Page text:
MJ: What are your overall goals and objectives as a participant and contributor to the festival?

Jason:  As part of the festival we are, as always, looking to open the public’s eyes to what is happening in Toronto and what creative reuse can lead to. By opening our studio we want to show what is happening on a small scale manufacturing level right in the city. Too many light industrial spaces are falling prey to the condo boom, pushing out artists, designers and makers. We are hoping to promote our own work but even more so we want to contribute to the design community here in Toronto and encourage a return to local making and materials. Our Ash out of Quarantine project is about bringing attention the plight of the Toronto forest canopy and the real threat that invasive species can have on an environment. We hope our Airport bench brings people’s attention to the Intergalactic Travel Authority and the great work that NFP Story Planet is doing for the community and it also shows what creative reuse of discarded materials can yield.

MJ:  What hurdles do you find most restrictive for Canadian designers penetrating the market?  Are there any strengths that allow Canadian designs to be more effectively received?

Jason:  As can be seen with many creative industries Canadians are often slow to show support until something has been recognized abroad. There is definitely a lack of knowledge about what is going on with design in Canada although events like design week are helping to change that. Although it’s been evolving for years, the Canadian design industry just doesn’t have the history and support so many of our European competitors do. Much of Canada’s support goes to the technology and resource industries with less attention to small scale manufacturing. Things have been changing though and more people are looking to support local and Canadian products which increases our collective potential. Our strengths lie in the community of designers which has continued to grow over the past decade. Our focus on responsible material usage and sustainability is blossoming into a unique style with world class products.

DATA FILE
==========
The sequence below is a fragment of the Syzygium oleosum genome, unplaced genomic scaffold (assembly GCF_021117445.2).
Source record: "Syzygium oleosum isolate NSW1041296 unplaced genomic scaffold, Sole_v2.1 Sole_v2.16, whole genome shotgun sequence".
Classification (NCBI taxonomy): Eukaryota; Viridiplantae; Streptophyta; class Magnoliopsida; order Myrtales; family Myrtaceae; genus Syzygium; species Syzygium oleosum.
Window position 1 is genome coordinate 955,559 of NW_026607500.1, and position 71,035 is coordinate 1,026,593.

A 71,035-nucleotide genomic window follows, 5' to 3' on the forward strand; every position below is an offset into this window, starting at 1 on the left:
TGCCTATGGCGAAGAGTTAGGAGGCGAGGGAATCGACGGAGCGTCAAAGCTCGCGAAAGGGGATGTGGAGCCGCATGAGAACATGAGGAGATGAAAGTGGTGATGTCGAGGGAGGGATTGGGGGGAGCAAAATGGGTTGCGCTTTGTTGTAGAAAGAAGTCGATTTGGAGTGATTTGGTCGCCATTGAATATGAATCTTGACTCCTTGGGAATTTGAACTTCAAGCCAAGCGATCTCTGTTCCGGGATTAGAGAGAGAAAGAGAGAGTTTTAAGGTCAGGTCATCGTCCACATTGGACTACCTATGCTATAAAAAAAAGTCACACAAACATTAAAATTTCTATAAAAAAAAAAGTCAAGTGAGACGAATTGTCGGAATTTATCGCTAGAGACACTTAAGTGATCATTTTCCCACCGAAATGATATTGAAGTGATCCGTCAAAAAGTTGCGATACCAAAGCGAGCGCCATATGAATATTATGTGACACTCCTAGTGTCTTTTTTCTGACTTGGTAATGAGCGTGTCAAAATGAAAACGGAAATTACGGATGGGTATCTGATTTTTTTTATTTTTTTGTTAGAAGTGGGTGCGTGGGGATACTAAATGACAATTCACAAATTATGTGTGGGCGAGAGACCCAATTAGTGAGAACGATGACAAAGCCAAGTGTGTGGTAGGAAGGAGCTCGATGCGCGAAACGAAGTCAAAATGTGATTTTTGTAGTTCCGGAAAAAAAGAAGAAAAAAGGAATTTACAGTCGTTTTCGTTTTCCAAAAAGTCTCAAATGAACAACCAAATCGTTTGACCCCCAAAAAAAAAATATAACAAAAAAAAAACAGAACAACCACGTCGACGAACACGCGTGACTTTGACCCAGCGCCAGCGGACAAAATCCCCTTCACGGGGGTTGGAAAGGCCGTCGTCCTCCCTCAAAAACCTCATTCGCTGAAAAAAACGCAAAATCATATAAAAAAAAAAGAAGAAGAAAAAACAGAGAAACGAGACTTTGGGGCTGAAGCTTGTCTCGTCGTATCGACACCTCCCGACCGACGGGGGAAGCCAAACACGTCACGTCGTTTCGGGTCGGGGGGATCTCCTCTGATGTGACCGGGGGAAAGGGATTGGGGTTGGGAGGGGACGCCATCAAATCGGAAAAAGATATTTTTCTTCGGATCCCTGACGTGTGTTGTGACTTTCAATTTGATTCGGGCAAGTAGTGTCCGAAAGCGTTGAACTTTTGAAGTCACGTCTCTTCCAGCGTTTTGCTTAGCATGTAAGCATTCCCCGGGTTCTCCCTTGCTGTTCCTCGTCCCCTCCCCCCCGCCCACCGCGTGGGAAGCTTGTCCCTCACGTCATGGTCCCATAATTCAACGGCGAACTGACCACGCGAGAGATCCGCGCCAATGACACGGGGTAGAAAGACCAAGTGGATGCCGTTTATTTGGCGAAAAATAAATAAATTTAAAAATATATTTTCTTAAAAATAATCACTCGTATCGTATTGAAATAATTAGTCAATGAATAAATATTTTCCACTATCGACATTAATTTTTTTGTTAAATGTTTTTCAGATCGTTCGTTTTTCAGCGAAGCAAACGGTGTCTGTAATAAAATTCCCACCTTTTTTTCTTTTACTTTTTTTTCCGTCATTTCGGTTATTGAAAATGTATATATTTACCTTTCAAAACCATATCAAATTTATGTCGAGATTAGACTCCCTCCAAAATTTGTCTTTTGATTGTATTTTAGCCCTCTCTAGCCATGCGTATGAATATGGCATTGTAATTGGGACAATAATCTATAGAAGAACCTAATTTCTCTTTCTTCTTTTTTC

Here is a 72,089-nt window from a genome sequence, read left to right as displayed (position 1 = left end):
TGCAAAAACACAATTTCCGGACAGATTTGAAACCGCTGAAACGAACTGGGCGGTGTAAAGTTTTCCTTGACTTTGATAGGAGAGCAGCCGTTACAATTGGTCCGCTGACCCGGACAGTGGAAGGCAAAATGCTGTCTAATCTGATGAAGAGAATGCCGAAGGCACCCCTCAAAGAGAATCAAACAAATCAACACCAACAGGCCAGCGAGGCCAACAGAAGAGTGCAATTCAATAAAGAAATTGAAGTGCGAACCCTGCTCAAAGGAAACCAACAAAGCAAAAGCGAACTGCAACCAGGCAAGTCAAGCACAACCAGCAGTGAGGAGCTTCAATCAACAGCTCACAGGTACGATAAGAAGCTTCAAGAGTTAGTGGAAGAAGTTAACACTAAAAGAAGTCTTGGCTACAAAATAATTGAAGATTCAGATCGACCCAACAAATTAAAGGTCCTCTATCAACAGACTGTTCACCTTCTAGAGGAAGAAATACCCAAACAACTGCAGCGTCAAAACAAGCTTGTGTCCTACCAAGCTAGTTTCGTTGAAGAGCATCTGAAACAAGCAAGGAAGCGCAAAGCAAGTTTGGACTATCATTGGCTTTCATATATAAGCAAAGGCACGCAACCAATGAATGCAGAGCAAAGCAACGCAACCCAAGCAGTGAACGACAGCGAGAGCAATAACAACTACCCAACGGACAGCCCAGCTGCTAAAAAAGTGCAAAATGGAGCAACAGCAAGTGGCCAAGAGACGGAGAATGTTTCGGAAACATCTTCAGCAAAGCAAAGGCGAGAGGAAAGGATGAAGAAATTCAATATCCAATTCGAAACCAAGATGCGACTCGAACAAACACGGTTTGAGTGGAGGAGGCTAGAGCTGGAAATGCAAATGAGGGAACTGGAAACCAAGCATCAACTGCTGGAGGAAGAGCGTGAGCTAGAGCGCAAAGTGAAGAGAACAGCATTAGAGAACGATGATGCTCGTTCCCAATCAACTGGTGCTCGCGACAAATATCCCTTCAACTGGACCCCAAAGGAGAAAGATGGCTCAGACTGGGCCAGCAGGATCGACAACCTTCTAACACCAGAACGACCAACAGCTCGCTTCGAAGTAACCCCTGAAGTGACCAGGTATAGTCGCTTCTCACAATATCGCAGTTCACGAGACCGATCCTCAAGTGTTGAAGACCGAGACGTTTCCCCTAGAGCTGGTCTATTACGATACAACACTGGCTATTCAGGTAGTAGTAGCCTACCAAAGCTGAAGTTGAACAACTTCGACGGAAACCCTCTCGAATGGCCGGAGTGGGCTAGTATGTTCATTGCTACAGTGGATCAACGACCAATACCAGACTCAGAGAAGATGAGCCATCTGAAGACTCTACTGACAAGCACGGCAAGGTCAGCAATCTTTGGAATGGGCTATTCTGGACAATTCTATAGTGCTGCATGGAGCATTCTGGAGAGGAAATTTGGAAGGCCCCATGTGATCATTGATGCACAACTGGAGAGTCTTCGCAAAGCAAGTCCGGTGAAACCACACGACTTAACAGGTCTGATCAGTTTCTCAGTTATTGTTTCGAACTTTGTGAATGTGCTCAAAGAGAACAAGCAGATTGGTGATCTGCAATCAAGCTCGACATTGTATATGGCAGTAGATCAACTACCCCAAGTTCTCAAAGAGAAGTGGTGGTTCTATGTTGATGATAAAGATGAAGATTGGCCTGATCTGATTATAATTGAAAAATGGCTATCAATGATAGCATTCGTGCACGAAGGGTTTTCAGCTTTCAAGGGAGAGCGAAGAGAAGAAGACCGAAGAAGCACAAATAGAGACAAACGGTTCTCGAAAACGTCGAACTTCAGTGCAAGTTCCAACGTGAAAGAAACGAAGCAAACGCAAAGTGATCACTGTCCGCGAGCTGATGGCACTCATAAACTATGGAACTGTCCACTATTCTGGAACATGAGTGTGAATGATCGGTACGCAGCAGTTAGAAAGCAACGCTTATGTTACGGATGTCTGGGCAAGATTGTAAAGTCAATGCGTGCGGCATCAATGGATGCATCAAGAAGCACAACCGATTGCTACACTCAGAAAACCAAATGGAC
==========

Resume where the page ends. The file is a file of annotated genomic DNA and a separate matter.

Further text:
MJ:  Have you done much work for clients outside of Canada? If so, have you found your work is received differently on an international level?

Lars:  We have had the pleasure of building many works for clients outside of Canada. Similar to our appreciation of foreign design our foreigncustomers are looking for something that is uniquely Canadian with an appreciation for our use of wood and the natural feel of our work.


MJ:  What can we look forward to seeing from you next?  

Lars: We have a number of things lined up for the future including the continuous exploration of buildingwith ash and further developing our Arc Lamp, Branches system and other lighting. We are working on a restaurant/bar in the East end that will be opening soon as well as a large commission for an exciting local restaurant. Some new work includes investigating the alteration of old antiques and giving them new life and new meaning in our Modern Heirloom furniture series with the help of a grant from the Ontario Arts Council. We will never stop experimenting and exploring creative ways to reuse and produce our unique style of objects.

Thank you to Jason and Lars for the interview.  To learn more about Brothers Dressler, visit their site at

Images courtesy of Brothers Dressler